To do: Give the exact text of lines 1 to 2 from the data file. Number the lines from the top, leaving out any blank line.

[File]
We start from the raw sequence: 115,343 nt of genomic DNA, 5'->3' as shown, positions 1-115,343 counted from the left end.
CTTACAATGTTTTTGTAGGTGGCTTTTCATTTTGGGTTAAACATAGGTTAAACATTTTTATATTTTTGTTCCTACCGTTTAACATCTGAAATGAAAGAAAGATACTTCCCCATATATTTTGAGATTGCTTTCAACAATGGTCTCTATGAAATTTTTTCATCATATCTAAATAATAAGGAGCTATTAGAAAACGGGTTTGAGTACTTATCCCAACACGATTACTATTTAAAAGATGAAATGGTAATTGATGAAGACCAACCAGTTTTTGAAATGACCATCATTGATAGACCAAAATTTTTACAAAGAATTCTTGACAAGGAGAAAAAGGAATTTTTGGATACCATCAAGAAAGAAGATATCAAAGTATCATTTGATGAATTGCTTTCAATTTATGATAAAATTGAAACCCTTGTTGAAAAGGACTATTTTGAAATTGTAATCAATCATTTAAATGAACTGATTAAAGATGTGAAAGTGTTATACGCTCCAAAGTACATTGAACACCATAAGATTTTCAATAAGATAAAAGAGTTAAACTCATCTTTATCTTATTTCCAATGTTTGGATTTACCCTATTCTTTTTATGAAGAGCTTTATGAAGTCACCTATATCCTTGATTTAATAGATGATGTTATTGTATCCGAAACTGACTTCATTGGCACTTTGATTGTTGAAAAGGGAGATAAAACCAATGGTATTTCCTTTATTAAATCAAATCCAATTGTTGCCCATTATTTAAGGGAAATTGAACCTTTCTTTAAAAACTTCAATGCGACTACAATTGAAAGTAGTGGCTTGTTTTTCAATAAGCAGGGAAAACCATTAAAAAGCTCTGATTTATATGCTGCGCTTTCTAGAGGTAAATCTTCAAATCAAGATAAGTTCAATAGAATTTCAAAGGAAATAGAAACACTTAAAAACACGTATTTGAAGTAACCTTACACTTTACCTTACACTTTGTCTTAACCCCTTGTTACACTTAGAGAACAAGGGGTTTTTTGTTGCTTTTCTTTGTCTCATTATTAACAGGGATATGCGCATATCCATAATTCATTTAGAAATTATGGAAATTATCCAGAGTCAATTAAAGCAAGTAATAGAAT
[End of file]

We start from the raw sequence: 115,343 nt of genomic DNA, 5'->3' as shown, positions 1-115,343 counted from the left end.
CTTACAATGTTTTTGTAGGTGGCTTTTCATTTTGGGTTAAACATAGGTTAAACATTTTTATATTTTTGTTCCTACCGTTTAACATCTGAAATGAAAGAAAGATACTTCCCCATATATTTTGAGATTGCTTTCAACAATGGTCTCTATGAAATTTTTTCATCATATCTAAATAATAAGGAGCTATTAGAAAACGGGTTTGAGTACTTATCCCAACACGATTACTATTTAAAAGATGAAATGGTAATTGATGAAGACCAACCAGTTTTTGAAATGACCATCATTGATAGACCAAAATTTTTACAAAGAATTCTTGACAAGGAGAAAAAGGAATTTTTGGATACCATCAAGAAAGAAGATATCAAAGTATCATTTGATGAATTGCTTTCAATTTATGATAAAATTGAAACCCTTGTTGAAAAGGACTATTTTGAAATTGTAATCAATCATTTAAATGAACTGATTAAAGATGTGAAAGTGTTATACGCTCCAAAGTACATTGAACACCATAAGATTTTCAATAAGATAAAAGAGTTAAACTCATCTTTATCTTATTTCCAATGTTTGGATTTACCCTATTCTTTTTATGAAGAGCTTTATGAAGTCACCTATATCCTTGATTTAATAGATGATGTTATTGTATCCGAAACTGACTTCATTGGCACTTTGATTGTTGAAAAGGGAGATAAAACCAATGGTATTTCCTTTATTAAATCAAATCCAATTGTTGCCCATTATTTAAGGGAAATTGAACCTTTCTTTAAAAACTTCAATGCGACTACAATTGAAAGTAGTGGCTTGTTTTTCAATAAGCAGGGAAAACCATTAAAAAGCTCTGATTTATATGCTGCGCTTTCTAGAGGTAAATCTTCAAATCAAGATAAGTTCAATAGAATTTCAAAGGAAATAGAAACACTTAAAAACACGTATTTGAAGTAACCTTACACTTTACCTTACACTTTGTCTTAACCCCTTGTTACACTTAGAGAACAAGGGGTTTTTTGTTGCTTTTCTTTGTCTCATTATTAACAGGGATATGCGCATATCCATAATTCATTTAGAAATTATGGAAATTATCCAGAGTCAATTAAAGCAAGTAATAGAAT